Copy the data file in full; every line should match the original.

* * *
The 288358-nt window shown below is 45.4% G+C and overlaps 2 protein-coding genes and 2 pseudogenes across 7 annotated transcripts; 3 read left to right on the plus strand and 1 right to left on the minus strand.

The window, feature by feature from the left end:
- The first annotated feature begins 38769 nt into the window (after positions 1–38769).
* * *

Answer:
The 288358-nt window shown below is 45.4% G+C and overlaps 2 protein-coding genes and 2 pseudogenes across 7 annotated transcripts; 3 read left to right on the plus strand and 1 right to left on the minus strand.

The window, feature by feature from the left end:
- The first annotated feature begins 38769 nt into the window (after positions 1–38769).